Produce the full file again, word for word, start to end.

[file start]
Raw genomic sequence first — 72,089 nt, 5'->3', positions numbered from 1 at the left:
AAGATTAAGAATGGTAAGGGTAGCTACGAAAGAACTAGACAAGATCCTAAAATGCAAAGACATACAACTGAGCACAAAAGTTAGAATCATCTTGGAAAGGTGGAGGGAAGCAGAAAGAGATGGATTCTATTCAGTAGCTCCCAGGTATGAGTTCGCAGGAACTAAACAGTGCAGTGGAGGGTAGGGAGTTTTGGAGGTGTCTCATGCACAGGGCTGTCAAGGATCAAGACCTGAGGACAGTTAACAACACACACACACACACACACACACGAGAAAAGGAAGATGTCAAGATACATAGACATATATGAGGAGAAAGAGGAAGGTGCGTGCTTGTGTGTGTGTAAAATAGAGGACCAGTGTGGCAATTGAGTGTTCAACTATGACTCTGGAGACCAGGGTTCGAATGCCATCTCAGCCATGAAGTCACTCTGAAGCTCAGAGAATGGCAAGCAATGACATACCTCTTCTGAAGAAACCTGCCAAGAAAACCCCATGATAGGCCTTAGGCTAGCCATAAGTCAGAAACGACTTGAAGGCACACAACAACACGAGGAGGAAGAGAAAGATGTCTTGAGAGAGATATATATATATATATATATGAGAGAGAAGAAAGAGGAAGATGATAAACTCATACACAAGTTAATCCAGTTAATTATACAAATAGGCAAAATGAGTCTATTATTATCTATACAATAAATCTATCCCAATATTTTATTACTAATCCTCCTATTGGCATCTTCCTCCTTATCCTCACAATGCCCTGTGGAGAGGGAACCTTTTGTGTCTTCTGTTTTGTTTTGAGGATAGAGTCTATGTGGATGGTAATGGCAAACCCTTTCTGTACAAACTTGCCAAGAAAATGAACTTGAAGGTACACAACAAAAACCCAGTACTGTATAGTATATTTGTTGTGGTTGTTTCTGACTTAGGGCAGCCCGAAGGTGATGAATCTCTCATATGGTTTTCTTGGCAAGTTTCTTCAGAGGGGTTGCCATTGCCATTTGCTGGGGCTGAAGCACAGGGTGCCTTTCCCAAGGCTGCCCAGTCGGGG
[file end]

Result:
Raw genomic sequence first — 72,089 nt, 5'->3', positions numbered from 1 at the left:
AAGATTAAGAATGGTAAGGGTAGCTACGAAAGAACTAGACAAGATCCTAAAATGCAAAGACATACAACTGAGCACAAAAGTTAGAATCATCTTGGAAAGGTGGAGGGAAGCAGAAAGAGATGGATTCTATTCAGTAGCTCCCAGGTATGAGTTCGCAGGAACTAAACAGTGCAGTGGAGGGTAGGGAGTTTTGGAGGTGTCTCATGCACAGGGCTGTCAAGGATCAAGACCTGAGGACAGTTAACAACACACACACACACACACACACACGAGAAAAGGAAGATGTCAAGATACATAGACATATATGAGGAGAAAGAGGAAGGTGCGTGCTTGTGTGTGTGTAAAATAGAGGACCAGTGTGGCAATTGAGTGTTCAACTATGACTCTGGAGACCAGGGTTCGAATGCCATCTCAGCCATGAAGTCACTCTGAAGCTCAGAGAATGGCAAGCAATGACATACCTCTTCTGAAGAAACCTGCCAAGAAAACCCCATGATAGGCCTTAGGCTAGCCATAAGTCAGAAACGACTTGAAGGCACACAACAACACGAGGAGGAAGAGAAAGATGTCTTGAGAGAGATATATATATATATATATATGAGAGAGAAGAAAGAGGAAGATGATAAACTCATACACAAGTTAATCCAGTTAATTATACAAATAGGCAAAATGAGTCTATTATTATCTATACAATAAATCTATCCCAATATTTTATTACTAATCCTCCTATTGGCATCTTCCTCCTTATCCTCACAATGCCCTGTGGAGAGGGAACCTTTTGTGTCTTCTGTTTTGTTTTGAGGATAGAGTCTATGTGGATGGTAATGGCAAACCCTTTCTGTACAAACTTGCCAAGAAAATGAACTTGAAGGTACACAACAAAAACCCAGTACTGTATAGTATATTTGTTGTGGTTGTTTCTGACTTAGGGCAGCCCGAAGGTGATGAATCTCTCATATGGTTTTCTTGGCAAGTTTCTTCAGAGGGGTTGCCATTGCCATTTGCTGGGGCTGAAGCACAGGGTGCCTTTCCCAAGGCTGCCCAGTCGGGG